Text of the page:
Ousainou Darboe. Kemeseng Jammeh. Solo Sandeng. These folks and many unknowns proved that the Gambia still has hearts made of steel. Fatoumata Tambajang. Fatou Jawara (women youth president). Ordinary women and young girls. The women stole the show not with the usual ambiance of dancing and singing they gave their male counterparts on political platforms, but slept outside on the verandas following an impasse and let their voices be heard on matters. Voices of reason and substance.
They stood on campaign platforms to decry the current state of our women, the economy, plight of our farmers and young ones dying at sea. They made us all proud. That’s an indication that we’ve come so far as a people, nation and our politics reached a new high!
Not to get overly excited to declare the battle over but I could say with a great degree of certitude that the fear factor in Gambians all over the globe, on the ground in particular, has been steadily eroding. The open display of disillusionment with Jammeh’s APRC administration is a testament of the readiness that Gambians have to fully engage in the change agenda to usher in a new, different dispensation after 20 years of the Green Party.
For a very long time, many Gambians were frustrated and almost gave up on the opposition parties and their leaders for the much needed political change. That frustration, which isn’t all their making, compelled most of us to subscribe to alternative options of regime change which include use of force. For me, since Jammeh shows no inclination to play fair in the political arena nor has he any incentive to cede power, I still do believe that Gambians will be justified should they employ any means to defend and free themselves of the repressive regime that did them every awful thing imaginable.
Ideally, we’d all prefer a peaceful political transition as did Senegal and recently Nigeria. Unfortunately there isn’t anything ideal about the Gambia’s political avalanche that could grant us the ability to emulate our sister countries without a gun toting fight from Yaya. So for the most part, the manner in which power shifts from one color to another is dependent on the government, and I’d hope they’d not want to do anything that would compel Gambians to do an ‘Ivory Coast’.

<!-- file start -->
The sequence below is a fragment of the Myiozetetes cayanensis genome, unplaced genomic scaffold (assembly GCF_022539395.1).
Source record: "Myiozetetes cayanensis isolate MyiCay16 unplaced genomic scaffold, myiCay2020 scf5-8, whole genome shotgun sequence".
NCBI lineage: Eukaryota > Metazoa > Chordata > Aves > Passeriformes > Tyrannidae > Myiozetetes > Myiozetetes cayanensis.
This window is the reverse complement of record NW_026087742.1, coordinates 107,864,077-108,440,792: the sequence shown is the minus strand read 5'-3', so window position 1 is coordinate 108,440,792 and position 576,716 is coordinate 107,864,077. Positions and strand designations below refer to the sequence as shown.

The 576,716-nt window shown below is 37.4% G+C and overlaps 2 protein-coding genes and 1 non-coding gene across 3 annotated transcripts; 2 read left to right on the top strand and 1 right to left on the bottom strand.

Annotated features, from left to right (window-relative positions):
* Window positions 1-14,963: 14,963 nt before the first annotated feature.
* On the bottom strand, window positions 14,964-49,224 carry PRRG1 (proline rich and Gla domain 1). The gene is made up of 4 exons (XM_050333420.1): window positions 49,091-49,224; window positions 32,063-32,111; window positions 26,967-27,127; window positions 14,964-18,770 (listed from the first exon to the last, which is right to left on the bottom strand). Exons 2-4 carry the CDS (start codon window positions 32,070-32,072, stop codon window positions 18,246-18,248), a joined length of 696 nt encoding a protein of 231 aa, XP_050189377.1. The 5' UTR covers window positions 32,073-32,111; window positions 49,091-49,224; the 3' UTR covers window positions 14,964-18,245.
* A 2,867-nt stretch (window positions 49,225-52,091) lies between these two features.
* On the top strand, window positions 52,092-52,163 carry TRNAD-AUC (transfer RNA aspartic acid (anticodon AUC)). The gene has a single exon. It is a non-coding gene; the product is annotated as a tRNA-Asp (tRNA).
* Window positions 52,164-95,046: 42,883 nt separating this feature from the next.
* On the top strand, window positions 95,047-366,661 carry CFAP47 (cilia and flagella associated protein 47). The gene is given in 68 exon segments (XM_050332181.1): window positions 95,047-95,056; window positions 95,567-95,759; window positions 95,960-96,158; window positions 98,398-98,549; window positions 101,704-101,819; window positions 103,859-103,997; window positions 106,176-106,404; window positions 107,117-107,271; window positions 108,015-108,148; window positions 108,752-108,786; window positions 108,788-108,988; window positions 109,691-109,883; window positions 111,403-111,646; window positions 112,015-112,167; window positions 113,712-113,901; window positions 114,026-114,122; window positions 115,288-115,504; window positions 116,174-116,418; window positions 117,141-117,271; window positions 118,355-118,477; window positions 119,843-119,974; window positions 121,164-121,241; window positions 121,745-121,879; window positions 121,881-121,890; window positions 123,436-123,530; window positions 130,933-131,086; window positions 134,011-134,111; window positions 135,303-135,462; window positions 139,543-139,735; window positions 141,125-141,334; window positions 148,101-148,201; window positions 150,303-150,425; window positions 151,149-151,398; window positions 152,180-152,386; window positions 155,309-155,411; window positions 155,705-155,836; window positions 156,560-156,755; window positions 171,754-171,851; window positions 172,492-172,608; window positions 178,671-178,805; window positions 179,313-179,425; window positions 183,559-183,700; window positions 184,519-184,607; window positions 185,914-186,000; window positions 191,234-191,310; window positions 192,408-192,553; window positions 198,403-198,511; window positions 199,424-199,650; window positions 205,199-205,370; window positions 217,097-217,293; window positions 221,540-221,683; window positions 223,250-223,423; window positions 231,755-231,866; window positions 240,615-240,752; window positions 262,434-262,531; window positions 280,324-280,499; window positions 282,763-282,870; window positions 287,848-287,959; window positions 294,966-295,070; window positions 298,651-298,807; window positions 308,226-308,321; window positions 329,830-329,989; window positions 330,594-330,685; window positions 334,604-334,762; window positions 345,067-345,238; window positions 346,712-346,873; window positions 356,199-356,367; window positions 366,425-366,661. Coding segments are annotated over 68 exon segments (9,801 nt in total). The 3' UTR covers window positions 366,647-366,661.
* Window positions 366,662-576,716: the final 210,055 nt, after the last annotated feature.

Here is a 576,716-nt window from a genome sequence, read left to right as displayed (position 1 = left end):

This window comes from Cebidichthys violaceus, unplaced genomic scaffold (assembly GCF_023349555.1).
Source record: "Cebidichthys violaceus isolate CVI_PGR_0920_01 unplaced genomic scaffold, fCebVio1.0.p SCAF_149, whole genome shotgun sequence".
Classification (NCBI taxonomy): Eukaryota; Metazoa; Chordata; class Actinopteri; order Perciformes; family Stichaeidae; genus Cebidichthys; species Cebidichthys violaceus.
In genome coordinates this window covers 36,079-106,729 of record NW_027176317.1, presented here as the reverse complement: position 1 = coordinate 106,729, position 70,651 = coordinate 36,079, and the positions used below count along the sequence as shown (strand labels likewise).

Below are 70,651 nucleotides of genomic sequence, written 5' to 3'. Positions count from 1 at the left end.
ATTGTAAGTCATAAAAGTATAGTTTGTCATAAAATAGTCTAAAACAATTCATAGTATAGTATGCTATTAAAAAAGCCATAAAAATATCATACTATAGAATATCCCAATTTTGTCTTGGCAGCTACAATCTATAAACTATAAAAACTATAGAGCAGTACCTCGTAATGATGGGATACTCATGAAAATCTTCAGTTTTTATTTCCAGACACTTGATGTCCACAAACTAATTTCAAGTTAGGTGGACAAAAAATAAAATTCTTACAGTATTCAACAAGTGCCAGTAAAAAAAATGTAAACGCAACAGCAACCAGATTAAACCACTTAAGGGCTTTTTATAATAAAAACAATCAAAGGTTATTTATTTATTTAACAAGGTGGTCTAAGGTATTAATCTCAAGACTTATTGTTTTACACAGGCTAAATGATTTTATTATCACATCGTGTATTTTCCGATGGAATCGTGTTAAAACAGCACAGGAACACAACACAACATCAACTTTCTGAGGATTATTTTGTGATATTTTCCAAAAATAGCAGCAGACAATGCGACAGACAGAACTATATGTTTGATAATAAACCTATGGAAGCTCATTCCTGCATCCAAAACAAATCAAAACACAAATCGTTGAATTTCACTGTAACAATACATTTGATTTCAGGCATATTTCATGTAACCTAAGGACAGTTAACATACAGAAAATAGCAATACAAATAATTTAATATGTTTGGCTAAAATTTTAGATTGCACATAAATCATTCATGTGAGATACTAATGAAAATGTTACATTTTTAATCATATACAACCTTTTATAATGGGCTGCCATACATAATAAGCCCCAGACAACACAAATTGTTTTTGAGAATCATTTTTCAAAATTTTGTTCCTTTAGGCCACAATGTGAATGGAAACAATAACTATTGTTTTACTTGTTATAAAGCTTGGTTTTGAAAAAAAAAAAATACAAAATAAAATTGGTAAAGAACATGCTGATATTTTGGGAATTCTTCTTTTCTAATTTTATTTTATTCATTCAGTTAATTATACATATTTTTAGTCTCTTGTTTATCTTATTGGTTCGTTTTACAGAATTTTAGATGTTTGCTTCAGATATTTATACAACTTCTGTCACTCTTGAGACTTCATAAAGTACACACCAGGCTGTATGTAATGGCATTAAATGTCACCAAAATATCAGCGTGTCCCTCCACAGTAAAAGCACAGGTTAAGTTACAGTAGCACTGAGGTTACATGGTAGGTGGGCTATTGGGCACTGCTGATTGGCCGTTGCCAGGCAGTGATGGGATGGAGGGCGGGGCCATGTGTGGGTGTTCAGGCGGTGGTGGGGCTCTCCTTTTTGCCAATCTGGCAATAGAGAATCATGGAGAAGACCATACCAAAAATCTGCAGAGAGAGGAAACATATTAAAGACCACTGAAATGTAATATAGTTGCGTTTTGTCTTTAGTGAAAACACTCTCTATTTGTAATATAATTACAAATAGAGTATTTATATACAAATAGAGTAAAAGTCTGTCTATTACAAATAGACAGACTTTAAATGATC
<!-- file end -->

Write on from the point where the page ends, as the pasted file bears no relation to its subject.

The events of the last 10 days could change the course of our fight and rewrite history. The United Democratic Party and their 64-year old leader, the youth and women in particular, deserve commendation for an unprecedented but deserved brevity, in standing up to an illegal directive to abort a mission the party has very right to embark on. To stand their ground, took off the masks to tell Yaya that they’re ready and willing to face whatever thrown their way but will not yield. That he’d failed the country and neither empty promises nor threats would mute them any longer. ‘FEAR NO MORE!’, they sang, as they donned their yellow outfit, pose for the cameras and speak openly but responsibly and sincerely about the state of affairs. That was very courageous.
The UDP set precedence and for that reason we all applaud them. Not to instigate any politician or ordinary folks to immaturely start an unsuitable violent resistance, but to be able to defend yourself and refuse Jammeh to toy with you as he pleases should always be a premiere necessity. This time Darboe defiantly led his party in showing up! Sustaining the momentum should be the goal of all political parties, diaspora Gambians and all stakeholders.
What had started as a UDP issue, became a national affair that prompted a solid response from all allies especially the opposition on the ground. The amount of solidarity from Mai Ahmed Fatty, Hamat Bah, Omar A. Jallow and Halifa Sallah, and the diaspora was unequivocal, real and overwhelming that Darboe had to be gracious in admitting that it wasn’t any longer a UDP battle. The bear that they poked faces a whole nation of the willing and like-minded who had enough of an anti-democratic reign.